Cruel and Tender

The ADC lateshow leaves KIERAN CORCORAN with a less than tragic sense of disappointment as the cruelty and tenderness treads the fine line between subtle and dull.

adaptation ADC lateshow Chloe Mashiter kieran corcoran lateshow martin crimp trachiniai tragedy

ADC Theatre, 2nd-5th November, 11pm, £4-6

Dir. Chloe Mashiter


I must confess this play pretty much passed me by.

Maybe my lumbering, clumsy brain isn’t cut out for the subtleties either of Crimp’s modernisation or Chloe Mashiter’s direction; but maybe yours isn’t either, so read on.

Sophocles’ Trachiniai, the play’s source-text, isn’t a quiet play. That’s all I’m going to say about it; here’s Wikipedia if you want more. I’m not convinced that Cruel and Tender is a quiet play either, but Mashiter’s is certainly a quiet production.

I can’t say with confidence whether Megan Roberts’ leading performance as military wife Amelia was marvellously nuanced in a way to which I was blind, or a tiny bit dull. Whichever it was, her rigid domesticity and well-mannered register embody the muffled suffering of the production, and her range, whether perfectly precise or just limited, set the outer bounds which were rarely, if ever, transgressed.

A couple of times, when the light was right, her eyes glistened with what might have been held-back tears, hinting at concealed depths of emotion. But these were isolated moments, and didn’t constitute enough to make me believe in her performance as a whole.

The tonal unity of the play also hampered its overall effectiveness. What could have been an appropriately Herculean shift as Amelia, quintessential feminine, disappears for suicide before the entry of her General-husband (Lawrence Bowles), was oddly muted too. For a man whom we are told thinks nothing of killing children and cutting out hearts in public, Bowles came across as pretty average, really.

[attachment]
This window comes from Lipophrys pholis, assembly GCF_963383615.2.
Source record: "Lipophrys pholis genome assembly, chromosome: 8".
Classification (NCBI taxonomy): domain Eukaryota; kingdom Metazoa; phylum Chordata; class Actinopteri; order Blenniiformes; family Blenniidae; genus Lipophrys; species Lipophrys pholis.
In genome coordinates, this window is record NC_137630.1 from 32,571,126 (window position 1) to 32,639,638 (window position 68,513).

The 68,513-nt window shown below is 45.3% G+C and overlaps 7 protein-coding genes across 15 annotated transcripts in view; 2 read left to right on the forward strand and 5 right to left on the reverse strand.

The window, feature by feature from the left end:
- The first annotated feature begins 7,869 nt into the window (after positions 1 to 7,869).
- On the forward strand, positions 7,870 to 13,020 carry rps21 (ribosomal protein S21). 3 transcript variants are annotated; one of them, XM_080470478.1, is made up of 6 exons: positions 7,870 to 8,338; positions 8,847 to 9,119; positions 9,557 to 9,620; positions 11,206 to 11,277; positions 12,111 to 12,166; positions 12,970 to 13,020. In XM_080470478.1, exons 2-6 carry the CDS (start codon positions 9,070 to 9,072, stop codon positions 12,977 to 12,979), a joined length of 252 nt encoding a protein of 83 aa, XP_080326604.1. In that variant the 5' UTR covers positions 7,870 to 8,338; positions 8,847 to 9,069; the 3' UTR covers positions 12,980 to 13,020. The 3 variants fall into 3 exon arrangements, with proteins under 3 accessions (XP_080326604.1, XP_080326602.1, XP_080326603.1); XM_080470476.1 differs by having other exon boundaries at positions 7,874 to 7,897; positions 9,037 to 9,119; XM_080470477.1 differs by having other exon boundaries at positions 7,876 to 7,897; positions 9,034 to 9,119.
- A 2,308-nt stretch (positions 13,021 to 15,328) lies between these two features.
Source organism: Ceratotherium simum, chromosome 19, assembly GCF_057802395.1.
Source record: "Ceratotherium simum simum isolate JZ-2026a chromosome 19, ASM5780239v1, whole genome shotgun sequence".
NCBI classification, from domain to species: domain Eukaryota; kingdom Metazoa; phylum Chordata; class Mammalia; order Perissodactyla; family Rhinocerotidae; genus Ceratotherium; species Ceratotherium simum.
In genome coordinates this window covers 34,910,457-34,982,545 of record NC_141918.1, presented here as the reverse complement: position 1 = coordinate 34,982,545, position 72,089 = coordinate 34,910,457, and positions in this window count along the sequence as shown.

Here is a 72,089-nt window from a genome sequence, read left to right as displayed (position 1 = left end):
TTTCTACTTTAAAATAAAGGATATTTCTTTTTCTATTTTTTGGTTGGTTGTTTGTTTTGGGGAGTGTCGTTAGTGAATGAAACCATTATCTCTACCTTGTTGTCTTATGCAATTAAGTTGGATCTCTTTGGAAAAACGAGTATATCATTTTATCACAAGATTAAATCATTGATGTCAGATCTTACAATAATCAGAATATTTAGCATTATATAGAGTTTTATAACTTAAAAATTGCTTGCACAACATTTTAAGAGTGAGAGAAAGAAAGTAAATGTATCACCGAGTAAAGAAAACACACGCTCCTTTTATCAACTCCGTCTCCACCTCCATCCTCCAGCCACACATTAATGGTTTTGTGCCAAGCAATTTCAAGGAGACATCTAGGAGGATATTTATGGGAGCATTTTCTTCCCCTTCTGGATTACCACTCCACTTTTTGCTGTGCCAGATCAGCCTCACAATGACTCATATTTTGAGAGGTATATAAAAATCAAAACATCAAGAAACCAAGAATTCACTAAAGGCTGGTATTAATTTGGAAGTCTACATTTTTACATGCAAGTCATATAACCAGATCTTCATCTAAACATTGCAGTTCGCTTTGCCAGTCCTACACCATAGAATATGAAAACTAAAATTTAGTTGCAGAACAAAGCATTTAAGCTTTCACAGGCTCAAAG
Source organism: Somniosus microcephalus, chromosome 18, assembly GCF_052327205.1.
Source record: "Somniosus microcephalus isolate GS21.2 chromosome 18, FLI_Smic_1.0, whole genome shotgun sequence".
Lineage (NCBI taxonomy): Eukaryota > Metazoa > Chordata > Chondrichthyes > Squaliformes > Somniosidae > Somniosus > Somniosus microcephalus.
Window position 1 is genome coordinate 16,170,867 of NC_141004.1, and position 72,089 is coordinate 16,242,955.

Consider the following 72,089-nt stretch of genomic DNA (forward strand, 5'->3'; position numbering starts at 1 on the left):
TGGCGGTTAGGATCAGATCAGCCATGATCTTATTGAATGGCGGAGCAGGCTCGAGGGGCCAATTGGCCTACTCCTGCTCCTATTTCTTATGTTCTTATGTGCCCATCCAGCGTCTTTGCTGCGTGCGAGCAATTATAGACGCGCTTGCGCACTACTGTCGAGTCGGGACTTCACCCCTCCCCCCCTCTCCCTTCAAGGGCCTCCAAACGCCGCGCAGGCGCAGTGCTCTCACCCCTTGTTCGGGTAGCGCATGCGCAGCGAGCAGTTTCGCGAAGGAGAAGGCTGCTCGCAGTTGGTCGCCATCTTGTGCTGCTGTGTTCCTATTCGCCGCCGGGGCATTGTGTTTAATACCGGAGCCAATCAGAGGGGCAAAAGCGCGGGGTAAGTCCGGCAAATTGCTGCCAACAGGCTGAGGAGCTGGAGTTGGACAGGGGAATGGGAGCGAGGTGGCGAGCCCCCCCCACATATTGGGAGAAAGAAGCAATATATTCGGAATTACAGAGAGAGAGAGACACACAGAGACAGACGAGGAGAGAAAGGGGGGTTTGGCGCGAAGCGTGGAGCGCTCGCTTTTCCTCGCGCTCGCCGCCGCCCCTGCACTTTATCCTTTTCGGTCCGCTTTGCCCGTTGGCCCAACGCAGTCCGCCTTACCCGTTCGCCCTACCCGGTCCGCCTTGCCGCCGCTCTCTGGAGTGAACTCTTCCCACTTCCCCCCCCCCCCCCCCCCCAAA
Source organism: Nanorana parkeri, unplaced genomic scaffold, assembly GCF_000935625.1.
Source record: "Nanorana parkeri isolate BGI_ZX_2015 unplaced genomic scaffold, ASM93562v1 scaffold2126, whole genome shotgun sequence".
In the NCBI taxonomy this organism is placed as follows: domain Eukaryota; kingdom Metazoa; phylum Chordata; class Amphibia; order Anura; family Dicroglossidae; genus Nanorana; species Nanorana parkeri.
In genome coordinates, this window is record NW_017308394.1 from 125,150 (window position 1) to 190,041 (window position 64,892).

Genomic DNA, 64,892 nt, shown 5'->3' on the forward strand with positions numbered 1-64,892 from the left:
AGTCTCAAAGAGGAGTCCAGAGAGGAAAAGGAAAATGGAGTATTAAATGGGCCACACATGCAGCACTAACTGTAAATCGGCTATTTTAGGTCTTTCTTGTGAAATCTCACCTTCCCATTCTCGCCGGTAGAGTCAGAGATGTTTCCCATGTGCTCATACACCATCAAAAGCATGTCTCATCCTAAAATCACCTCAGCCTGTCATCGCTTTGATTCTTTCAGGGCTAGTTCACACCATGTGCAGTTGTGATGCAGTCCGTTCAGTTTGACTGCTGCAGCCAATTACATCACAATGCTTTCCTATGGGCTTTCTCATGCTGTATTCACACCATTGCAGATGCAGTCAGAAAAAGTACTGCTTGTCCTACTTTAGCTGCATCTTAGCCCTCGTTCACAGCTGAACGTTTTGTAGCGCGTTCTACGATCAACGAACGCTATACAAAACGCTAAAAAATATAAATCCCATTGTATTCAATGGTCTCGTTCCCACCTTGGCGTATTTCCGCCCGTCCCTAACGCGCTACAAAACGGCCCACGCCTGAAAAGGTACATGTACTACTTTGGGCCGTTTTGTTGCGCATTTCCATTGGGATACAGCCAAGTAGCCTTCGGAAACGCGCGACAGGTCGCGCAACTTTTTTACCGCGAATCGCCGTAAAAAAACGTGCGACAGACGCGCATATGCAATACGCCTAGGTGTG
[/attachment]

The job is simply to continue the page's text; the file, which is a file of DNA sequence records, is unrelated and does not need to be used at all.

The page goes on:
I wanted an emblem of suffering, a poisoned and crippled hero.

This is what the text prepared me for and what I expected to see. But Bowles’ greatness was never manifest, and his expressions of pain were pitched more around pretty-bad-migraine than mortal agony. It felt like climbing the Acropolis to find no more than a slightly dishevelled bungalow.

This is also the second time this term I’ve been really perplexed by a tragic chorus. Allis Creavin, Matilda Wnek and Kesia Guillery are three strong performers who’ve done excellent things elsewhere, but their slightly naff interjections and occasional repetition of scraps of lines by the protagonists didn’t really add up to much.

The role that the chorus may have been intended to fill bubbled to the surface once, as the three nonchalantly knocked off from work just as the tragic shit really started to hit the fan. Their idle chat about shoes and the night ahead was a poignant counterpoint to the understated horror of the play’s interior, but if this was their purpose throughout then they struck one bullseye for an awful lot of misses.

This Cruel and Tender feels like a kind of J Alfred Prufrock tragedy, that doesn’t dare disturb the universe. But the play’s universe rather seems to want disturbing. Lines like The General’s “I have cleansed and purified the world” don’t lend themselves to understatement.

I was hoping for a play that would register on a seismograph, but the impact made by this production would be difficult to detect even with a stethoscope. This isn’t bad in itself, but unless, as an audience member, you’re willing to give a lot, you could well find yourself completely nonplussed.